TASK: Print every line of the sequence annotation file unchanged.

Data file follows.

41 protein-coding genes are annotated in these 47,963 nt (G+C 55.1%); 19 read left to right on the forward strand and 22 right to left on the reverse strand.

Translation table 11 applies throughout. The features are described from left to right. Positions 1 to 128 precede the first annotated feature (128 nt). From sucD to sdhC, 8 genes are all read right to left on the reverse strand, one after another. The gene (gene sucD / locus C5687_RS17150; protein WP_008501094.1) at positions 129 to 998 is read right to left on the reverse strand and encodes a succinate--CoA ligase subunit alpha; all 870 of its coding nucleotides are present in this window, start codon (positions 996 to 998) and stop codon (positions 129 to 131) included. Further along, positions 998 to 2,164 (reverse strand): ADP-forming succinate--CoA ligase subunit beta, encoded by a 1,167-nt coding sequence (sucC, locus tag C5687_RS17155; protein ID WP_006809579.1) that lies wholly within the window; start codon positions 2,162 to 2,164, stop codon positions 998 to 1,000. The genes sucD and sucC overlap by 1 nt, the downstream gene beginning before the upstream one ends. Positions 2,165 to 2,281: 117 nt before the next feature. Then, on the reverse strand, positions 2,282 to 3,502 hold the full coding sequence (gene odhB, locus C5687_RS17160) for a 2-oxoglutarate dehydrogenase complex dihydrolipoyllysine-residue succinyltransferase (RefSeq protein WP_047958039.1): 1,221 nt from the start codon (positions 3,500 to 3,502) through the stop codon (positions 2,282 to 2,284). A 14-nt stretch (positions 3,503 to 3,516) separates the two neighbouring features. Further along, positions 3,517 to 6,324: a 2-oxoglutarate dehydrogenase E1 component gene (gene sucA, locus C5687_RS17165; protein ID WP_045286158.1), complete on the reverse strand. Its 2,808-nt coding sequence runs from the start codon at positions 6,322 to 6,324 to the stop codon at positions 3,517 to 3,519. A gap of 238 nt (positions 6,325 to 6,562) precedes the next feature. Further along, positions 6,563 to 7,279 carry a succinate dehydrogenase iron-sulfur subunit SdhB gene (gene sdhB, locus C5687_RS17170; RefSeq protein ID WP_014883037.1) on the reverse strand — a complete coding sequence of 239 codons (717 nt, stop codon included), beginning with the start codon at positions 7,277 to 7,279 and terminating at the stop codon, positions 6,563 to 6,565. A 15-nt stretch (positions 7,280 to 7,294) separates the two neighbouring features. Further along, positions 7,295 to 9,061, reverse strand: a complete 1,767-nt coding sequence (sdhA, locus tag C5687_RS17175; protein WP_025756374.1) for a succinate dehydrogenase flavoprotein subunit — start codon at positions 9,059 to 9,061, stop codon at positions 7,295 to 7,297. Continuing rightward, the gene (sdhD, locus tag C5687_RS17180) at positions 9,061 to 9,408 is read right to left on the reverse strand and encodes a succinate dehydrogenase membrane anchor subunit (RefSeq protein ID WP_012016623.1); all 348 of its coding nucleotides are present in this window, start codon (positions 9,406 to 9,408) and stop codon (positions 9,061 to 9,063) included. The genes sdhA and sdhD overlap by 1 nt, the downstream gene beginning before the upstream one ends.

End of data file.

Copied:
41 protein-coding genes are annotated in these 47,963 nt (G+C 55.1%); 19 read left to right on the forward strand and 22 right to left on the reverse strand.

Translation table 11 applies throughout. The features are described from left to right. Positions 1 to 128 precede the first annotated feature (128 nt). From sucD to sdhC, 8 genes are all read right to left on the reverse strand, one after another. The gene (gene sucD / locus C5687_RS17150; protein WP_008501094.1) at positions 129 to 998 is read right to left on the reverse strand and encodes a succinate--CoA ligase subunit alpha; all 870 of its coding nucleotides are present in this window, start codon (positions 996 to 998) and stop codon (positions 129 to 131) included. Further along, positions 998 to 2,164 (reverse strand): ADP-forming succinate--CoA ligase subunit beta, encoded by a 1,167-nt coding sequence (sucC, locus tag C5687_RS17155; protein ID WP_006809579.1) that lies wholly within the window; start codon positions 2,162 to 2,164, stop codon positions 998 to 1,000. The genes sucD and sucC overlap by 1 nt, the downstream gene beginning before the upstream one ends. Positions 2,165 to 2,281: 117 nt before the next feature. Then, on the reverse strand, positions 2,282 to 3,502 hold the full coding sequence (gene odhB, locus C5687_RS17160) for a 2-oxoglutarate dehydrogenase complex dihydrolipoyllysine-residue succinyltransferase (RefSeq protein WP_047958039.1): 1,221 nt from the start codon (positions 3,500 to 3,502) through the stop codon (positions 2,282 to 2,284). A 14-nt stretch (positions 3,503 to 3,516) separates the two neighbouring features. Further along, positions 3,517 to 6,324: a 2-oxoglutarate dehydrogenase E1 component gene (gene sucA, locus C5687_RS17165; protein ID WP_045286158.1), complete on the reverse strand. Its 2,808-nt coding sequence runs from the start codon at positions 6,322 to 6,324 to the stop codon at positions 3,517 to 3,519. A gap of 238 nt (positions 6,325 to 6,562) precedes the next feature. Further along, positions 6,563 to 7,279 carry a succinate dehydrogenase iron-sulfur subunit SdhB gene (gene sdhB, locus C5687_RS17170; RefSeq protein ID WP_014883037.1) on the reverse strand — a complete coding sequence of 239 codons (717 nt, stop codon included), beginning with the start codon at positions 7,277 to 7,279 and terminating at the stop codon, positions 6,563 to 6,565. A 15-nt stretch (positions 7,280 to 7,294) separates the two neighbouring features. Further along, positions 7,295 to 9,061, reverse strand: a complete 1,767-nt coding sequence (sdhA, locus tag C5687_RS17175; protein WP_025756374.1) for a succinate dehydrogenase flavoprotein subunit — start codon at positions 9,059 to 9,061, stop codon at positions 7,295 to 7,297. Continuing rightward, the gene (sdhD, locus tag C5687_RS17180) at positions 9,061 to 9,408 is read right to left on the reverse strand and encodes a succinate dehydrogenase membrane anchor subunit (RefSeq protein ID WP_012016623.1); all 348 of its coding nucleotides are present in this window, start codon (positions 9,406 to 9,408) and stop codon (positions 9,061 to 9,063) included. The genes sdhA and sdhD overlap by 1 nt, the downstream gene beginning before the upstream one ends.